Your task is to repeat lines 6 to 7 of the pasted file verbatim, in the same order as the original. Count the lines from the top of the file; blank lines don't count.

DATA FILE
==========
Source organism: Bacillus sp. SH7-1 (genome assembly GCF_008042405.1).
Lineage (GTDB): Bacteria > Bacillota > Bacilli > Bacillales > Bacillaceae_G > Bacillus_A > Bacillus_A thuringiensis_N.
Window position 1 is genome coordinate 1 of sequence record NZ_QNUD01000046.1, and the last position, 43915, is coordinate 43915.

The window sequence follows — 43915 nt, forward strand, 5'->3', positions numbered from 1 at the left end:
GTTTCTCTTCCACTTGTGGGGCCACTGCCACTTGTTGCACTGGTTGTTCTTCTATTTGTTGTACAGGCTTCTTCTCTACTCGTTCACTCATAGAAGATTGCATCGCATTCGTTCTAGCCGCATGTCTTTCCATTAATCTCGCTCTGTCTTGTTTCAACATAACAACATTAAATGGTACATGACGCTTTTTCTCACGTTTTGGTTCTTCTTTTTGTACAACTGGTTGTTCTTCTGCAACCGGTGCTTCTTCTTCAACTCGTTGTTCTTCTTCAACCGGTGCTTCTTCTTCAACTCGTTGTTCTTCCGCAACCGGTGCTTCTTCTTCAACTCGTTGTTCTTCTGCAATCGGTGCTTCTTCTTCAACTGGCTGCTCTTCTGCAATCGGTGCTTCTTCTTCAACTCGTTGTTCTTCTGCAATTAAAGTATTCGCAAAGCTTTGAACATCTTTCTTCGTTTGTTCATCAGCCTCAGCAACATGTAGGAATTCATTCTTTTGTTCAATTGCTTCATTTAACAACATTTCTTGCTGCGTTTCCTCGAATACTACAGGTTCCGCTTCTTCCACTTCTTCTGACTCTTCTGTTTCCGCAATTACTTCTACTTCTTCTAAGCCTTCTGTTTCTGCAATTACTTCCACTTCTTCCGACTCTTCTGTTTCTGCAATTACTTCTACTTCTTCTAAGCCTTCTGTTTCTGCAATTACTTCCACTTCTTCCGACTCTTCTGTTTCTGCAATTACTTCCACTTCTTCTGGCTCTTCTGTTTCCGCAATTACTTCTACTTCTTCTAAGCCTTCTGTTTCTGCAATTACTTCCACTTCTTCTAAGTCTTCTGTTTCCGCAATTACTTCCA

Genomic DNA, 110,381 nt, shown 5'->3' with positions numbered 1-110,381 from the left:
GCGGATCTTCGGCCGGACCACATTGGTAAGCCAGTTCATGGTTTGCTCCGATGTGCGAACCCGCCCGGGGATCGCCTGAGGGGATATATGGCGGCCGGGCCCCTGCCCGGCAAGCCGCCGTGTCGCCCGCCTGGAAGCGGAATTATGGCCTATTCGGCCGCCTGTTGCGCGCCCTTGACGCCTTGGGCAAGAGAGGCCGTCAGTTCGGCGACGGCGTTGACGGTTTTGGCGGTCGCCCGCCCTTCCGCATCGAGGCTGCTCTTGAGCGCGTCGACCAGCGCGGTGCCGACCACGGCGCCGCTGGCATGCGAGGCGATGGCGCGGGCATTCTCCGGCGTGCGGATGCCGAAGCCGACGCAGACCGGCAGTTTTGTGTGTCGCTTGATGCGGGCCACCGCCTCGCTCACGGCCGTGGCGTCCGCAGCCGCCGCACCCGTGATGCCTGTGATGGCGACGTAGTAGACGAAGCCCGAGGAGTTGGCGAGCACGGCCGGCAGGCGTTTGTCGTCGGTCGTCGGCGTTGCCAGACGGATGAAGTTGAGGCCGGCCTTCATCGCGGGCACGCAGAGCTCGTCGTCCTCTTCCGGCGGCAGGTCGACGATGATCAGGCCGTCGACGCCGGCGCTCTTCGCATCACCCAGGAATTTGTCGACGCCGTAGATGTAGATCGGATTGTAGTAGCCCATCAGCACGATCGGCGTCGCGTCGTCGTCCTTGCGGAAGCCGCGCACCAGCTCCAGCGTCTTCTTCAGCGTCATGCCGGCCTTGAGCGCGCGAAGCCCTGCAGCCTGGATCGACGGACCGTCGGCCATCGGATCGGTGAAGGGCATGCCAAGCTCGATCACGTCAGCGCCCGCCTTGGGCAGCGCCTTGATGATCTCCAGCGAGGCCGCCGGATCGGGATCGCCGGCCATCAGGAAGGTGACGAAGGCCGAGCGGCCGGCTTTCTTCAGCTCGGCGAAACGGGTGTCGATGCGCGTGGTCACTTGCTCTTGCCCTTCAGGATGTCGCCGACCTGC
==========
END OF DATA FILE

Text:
Genomic DNA, 110,381 nt, shown 5'->3' with positions numbered 1-110,381 from the left:
GCGGATCTTCGGCCGGACCACATTGGTAAGCCAGTTCATGGTTTGCTCCGATGTGCGAACCCGCCCGGGGATCGCCTGAGGGGATATATGGCGGCCGGGCCCCTGCCCGGCAAGCCGCCGTGTCGCCCGCCTGGAAGCGGAATTATGGCCTATTCGGCCGCCTGTTGCGCGCCCTTGACGCCTTGGGCAAGAGAGGCCGTCAGTTCGGCGACGGCGTTGACGGTTTTGGCGGTCGCCCGCCCTTCCGCATCGAGGCTGCTCTTGAGCGCGTCGACCAGCGCGGTGCCGACCACGGCGCCGCTGGCATGCGAGGCGATGGCGCGGGCATTCTCCGGCGTGCGGATGCCGAAGCCGACGCAGACCGGCAGTTTTGTGTGTCGCTTGATGCGGGCCACCGCCTCGCTCACGGCCGTGGCGTCCGCAGCCGCCGCACCCGTGATGCCTGTGATGGCGACGTAGTAGACGAAGCCCGAGGAGTTGGCGAGCACGGCCGGCAGGCGTTTGTCGTCGGTCGTCGGCGTTGCCAGACGGATGAAGTTGAGGCCGGCCTTCATCGCGGGCACGCAGAGCTCGTCGTCCTCTTCCGGCGGCAGGTCGACGATGATCAGGCCGTCGACGCCGGCGCTCTTCGCATCACCCAGGAATTTGTCGACGCCGTAGATGTAGATCGGATTGTAGTAGCCCATCAGCACGATCGGCGTCGCGTCGTCGTCCTTGCGGAAGCCGCGCACCAGCTCCAGCGTCTTCTTCAGCGTCATGCCGGCCTTGAGCGCGCGAAGCCCTGCAGCCTGGATCGACGGACCGTCGGCCATCGGATCGGTGAAGGGCATGCCAAGCTCGATCACGTCAGCGCCCGCCTTGGGCAGCGCCTTGATGATCTCCAGCGAGGCCGCCGGATCGGGATCGCCGGCCATCAGGAAGGTGACGAAGGCCGAGCGGCCGGCTTTCTTCAGCTCGGCGAAACGGGTGTCGATGCGCGTGGTCACTTGCTCTTGCCCTTCAGGATGTCGCCGACCTGC